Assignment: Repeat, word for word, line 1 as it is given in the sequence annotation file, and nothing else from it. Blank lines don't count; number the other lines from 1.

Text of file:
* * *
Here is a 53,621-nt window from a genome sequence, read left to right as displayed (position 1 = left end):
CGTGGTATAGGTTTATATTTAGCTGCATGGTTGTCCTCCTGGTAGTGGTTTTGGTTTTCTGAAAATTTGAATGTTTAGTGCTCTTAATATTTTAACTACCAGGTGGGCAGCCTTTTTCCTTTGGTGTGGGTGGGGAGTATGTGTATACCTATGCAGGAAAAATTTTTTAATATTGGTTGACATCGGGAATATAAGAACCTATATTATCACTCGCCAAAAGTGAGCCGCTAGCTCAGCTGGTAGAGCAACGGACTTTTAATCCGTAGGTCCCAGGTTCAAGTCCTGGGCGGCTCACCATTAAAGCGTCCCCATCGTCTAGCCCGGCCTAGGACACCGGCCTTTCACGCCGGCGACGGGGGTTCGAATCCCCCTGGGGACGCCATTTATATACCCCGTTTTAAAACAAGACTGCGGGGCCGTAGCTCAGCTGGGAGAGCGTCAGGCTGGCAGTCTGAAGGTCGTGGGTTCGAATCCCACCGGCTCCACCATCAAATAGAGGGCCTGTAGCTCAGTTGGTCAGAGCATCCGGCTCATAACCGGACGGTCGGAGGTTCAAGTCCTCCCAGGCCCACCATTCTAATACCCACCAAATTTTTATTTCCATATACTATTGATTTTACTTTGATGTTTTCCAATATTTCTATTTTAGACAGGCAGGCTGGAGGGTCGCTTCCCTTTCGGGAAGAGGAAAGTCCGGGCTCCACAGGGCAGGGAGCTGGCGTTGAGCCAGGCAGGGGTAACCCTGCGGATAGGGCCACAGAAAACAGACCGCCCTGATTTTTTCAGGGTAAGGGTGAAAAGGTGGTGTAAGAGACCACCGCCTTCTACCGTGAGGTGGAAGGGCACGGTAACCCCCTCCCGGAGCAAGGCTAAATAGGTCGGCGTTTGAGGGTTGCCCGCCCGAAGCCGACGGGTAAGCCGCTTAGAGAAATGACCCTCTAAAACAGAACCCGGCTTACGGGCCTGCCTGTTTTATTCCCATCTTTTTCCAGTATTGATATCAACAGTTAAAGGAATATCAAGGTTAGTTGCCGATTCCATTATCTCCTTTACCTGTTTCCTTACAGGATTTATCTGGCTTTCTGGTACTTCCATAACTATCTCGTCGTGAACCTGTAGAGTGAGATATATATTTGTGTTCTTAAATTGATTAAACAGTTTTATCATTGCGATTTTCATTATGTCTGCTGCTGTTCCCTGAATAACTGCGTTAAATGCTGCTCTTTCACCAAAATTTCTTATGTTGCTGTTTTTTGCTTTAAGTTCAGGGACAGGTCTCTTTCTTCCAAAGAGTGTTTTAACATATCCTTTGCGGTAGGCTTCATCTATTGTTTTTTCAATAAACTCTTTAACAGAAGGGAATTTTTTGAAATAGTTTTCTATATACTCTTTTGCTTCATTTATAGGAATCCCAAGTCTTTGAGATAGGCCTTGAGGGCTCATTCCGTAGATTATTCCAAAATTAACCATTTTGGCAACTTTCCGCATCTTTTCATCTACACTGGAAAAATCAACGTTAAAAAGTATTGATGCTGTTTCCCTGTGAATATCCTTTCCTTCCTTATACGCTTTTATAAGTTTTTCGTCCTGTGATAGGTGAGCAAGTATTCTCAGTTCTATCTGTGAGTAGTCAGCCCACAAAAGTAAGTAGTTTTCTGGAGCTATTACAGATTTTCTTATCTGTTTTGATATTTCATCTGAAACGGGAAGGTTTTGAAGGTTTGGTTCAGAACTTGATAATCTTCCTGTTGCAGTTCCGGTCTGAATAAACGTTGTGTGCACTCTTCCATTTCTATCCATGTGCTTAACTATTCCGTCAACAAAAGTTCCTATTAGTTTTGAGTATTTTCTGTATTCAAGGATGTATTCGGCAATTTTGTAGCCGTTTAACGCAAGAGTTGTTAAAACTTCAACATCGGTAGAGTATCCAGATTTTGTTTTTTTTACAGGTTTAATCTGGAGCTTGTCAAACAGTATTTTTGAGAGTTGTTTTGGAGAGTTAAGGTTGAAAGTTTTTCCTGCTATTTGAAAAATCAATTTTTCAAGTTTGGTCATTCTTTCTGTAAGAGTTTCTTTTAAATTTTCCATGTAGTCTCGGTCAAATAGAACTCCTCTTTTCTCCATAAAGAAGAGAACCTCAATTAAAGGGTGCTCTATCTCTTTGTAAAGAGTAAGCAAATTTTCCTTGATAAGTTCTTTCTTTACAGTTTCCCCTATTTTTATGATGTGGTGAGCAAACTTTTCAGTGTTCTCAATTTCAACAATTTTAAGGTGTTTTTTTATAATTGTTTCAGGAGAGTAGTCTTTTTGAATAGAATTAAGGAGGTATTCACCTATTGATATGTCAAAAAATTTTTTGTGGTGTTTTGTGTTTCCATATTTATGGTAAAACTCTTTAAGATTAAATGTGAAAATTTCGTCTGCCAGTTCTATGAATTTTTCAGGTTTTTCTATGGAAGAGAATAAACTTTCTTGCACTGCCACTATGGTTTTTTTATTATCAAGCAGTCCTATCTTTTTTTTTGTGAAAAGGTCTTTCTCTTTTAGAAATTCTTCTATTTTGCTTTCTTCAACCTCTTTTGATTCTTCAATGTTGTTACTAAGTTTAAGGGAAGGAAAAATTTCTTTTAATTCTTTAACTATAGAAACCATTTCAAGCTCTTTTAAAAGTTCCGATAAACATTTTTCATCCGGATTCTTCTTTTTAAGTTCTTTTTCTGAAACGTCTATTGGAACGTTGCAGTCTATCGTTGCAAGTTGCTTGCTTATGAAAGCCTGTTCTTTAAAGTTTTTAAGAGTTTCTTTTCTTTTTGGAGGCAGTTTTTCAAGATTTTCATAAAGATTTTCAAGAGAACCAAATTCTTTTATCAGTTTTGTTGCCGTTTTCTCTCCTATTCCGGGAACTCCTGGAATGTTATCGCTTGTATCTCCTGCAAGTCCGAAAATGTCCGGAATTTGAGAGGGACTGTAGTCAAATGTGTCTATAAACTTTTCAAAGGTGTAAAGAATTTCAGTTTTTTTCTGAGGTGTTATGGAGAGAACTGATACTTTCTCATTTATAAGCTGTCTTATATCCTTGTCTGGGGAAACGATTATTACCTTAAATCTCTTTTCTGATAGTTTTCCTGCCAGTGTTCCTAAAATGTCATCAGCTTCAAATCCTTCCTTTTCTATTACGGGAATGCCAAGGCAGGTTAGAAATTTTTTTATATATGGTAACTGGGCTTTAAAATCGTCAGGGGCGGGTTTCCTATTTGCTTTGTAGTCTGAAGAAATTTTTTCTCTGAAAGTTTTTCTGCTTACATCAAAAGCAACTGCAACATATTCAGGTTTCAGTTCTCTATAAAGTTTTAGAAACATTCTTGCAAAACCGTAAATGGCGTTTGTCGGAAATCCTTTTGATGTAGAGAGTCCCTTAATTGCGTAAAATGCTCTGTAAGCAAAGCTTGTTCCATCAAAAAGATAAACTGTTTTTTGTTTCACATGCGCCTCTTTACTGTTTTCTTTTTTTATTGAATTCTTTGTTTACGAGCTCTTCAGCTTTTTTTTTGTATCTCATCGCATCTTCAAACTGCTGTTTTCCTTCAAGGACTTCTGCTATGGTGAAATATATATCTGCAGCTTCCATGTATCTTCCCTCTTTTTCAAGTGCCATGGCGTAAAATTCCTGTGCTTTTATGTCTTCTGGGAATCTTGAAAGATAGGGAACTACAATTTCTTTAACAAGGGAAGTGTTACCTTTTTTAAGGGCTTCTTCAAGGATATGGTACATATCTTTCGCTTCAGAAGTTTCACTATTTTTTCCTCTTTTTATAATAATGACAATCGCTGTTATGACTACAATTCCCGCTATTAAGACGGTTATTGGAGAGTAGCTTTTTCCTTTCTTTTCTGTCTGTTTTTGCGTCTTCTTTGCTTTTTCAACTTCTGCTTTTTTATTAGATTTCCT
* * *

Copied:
Here is a 53,621-nt window from a genome sequence, read left to right as displayed (position 1 = left end):